(Reuters) – A man accused of being the would-be 20th hijacker in the Sept. 11, 2001 attacks has been repatriated to Saudi Arabia after two decades detained at Guantanamo Bay, the U.S. Department of Defense said on Monday.
Mohammad Mani Ahmad al-Qahtani, 46, was transferred to his native Saudi Arabia after a review board determined in June that he no longer represented a significant threat to U.S. national security, the Defense Department said in a written statement.
“The United States appreciates the willingness of Saudi Arabia and other partners to support ongoing U.S. efforts toward a deliberate and thorough process focused on responsibly reducing the detainee population and ultimately closing of the Guantanamo Bay facility,” the statement said.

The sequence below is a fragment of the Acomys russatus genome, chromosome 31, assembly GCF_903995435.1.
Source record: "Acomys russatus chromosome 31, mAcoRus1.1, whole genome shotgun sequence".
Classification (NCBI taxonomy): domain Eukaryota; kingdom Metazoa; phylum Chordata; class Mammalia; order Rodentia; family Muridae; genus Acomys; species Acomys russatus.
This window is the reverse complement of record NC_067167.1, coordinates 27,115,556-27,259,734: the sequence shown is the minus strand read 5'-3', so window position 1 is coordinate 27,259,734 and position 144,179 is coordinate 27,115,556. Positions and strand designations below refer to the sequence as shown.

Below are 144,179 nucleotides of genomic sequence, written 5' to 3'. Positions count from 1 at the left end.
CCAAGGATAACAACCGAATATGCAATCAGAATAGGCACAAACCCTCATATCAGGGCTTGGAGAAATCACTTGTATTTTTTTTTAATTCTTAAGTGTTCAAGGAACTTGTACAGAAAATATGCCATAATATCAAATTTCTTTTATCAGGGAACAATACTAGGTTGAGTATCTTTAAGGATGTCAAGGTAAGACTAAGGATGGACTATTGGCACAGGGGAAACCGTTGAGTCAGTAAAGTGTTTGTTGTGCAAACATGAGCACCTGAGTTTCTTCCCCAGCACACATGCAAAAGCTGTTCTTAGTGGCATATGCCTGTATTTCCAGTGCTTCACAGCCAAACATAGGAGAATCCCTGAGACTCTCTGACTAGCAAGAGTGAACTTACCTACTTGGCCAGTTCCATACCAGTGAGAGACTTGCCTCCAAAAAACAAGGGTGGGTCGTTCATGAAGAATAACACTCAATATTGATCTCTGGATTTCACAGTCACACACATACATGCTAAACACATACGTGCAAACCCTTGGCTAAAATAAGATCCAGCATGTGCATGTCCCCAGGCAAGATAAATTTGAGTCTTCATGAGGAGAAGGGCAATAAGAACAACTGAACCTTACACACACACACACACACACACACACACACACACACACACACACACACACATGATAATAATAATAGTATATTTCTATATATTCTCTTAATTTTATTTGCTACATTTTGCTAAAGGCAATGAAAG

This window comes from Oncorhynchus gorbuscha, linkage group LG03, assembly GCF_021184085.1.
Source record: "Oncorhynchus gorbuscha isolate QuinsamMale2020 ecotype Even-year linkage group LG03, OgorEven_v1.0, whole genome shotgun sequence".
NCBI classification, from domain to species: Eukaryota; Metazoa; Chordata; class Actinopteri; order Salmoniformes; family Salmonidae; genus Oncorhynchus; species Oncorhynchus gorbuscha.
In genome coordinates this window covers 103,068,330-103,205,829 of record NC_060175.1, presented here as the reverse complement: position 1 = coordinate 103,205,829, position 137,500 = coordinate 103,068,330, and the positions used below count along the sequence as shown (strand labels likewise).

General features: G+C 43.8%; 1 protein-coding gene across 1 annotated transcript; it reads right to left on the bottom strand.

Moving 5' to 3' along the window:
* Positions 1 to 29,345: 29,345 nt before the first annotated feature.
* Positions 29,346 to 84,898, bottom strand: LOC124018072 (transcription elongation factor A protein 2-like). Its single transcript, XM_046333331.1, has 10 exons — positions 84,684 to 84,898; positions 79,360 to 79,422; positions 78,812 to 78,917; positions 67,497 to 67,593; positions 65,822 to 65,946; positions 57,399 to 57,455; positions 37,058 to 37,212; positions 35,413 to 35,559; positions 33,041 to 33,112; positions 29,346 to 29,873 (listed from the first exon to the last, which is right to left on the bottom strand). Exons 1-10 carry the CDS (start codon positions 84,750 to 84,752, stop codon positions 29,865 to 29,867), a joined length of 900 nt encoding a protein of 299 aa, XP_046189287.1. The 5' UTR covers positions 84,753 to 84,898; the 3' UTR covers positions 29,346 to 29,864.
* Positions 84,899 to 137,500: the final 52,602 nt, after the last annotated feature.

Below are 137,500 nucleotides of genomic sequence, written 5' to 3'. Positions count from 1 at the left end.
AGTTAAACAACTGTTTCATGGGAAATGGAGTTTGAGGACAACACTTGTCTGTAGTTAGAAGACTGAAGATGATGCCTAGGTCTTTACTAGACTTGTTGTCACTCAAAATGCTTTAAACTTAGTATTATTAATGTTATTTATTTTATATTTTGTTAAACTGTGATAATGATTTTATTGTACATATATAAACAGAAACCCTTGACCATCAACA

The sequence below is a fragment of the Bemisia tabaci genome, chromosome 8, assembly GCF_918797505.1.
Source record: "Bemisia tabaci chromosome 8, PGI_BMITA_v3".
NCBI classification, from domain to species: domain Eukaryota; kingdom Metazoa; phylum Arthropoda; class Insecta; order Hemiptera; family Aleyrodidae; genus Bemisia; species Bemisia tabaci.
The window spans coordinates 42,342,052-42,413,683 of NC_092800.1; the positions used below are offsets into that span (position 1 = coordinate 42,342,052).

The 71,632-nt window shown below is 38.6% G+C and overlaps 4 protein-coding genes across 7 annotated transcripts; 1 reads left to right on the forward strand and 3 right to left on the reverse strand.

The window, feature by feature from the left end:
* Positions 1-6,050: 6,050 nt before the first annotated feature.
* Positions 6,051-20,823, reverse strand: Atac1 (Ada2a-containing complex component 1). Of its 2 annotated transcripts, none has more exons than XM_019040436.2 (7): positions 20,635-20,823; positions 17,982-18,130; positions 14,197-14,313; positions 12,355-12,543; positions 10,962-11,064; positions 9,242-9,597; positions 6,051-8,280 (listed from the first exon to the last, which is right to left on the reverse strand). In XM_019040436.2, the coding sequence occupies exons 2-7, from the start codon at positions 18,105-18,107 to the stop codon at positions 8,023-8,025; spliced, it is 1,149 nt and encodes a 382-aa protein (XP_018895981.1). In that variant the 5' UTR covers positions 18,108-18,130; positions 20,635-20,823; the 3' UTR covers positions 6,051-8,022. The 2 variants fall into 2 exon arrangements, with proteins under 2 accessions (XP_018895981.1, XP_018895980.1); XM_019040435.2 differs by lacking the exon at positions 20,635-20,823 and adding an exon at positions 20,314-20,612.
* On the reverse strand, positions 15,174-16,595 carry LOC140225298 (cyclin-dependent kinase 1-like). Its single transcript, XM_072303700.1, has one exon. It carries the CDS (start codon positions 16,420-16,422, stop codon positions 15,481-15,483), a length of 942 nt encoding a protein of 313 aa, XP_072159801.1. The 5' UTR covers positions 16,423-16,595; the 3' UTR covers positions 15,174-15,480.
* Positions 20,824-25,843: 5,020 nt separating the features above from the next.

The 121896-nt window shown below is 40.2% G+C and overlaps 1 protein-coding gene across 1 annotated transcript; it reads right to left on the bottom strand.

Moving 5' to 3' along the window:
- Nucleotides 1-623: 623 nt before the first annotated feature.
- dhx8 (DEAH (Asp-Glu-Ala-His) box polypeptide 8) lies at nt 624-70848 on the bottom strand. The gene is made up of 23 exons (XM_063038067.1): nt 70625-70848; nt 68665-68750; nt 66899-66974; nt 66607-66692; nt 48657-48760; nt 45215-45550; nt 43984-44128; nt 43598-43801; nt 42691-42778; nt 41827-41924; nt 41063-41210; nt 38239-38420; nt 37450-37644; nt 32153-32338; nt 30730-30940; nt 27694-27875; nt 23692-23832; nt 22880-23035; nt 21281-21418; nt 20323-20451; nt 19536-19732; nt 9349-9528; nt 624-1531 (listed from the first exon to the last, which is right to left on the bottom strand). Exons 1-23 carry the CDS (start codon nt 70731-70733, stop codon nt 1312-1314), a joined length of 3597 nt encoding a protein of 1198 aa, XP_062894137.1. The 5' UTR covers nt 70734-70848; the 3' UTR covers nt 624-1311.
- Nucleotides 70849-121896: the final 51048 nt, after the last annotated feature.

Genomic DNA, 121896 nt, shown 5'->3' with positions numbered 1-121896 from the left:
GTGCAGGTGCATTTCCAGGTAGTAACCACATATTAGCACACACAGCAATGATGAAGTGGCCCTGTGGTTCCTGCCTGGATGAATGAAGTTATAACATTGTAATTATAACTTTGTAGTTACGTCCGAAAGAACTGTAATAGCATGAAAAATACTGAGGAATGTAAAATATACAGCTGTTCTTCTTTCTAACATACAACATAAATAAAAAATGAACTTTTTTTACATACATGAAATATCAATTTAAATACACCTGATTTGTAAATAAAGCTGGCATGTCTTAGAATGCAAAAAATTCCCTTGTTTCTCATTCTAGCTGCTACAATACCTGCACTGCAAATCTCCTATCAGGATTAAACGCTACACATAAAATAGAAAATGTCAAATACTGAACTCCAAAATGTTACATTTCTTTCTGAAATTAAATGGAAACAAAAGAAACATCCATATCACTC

According to a Guantanamo detainee profile maintained by the Defense Department, al-Qahtani was trained by al-Quaeda and sought unsuccessfully to enter the United States on Aug. 4, 2001 to take part in the Sept. 11 attacks.
In all, 38 detainees remain at Guantanamo Bay. Of those, 19 are eligible for transfer, 7 are eligible for a Periodic Review Board, 10 are involved in the military commissions process and two detainees have been convicted in military commissions.
(Reporting by Dan Whitcomb; editing by Richard Pullin)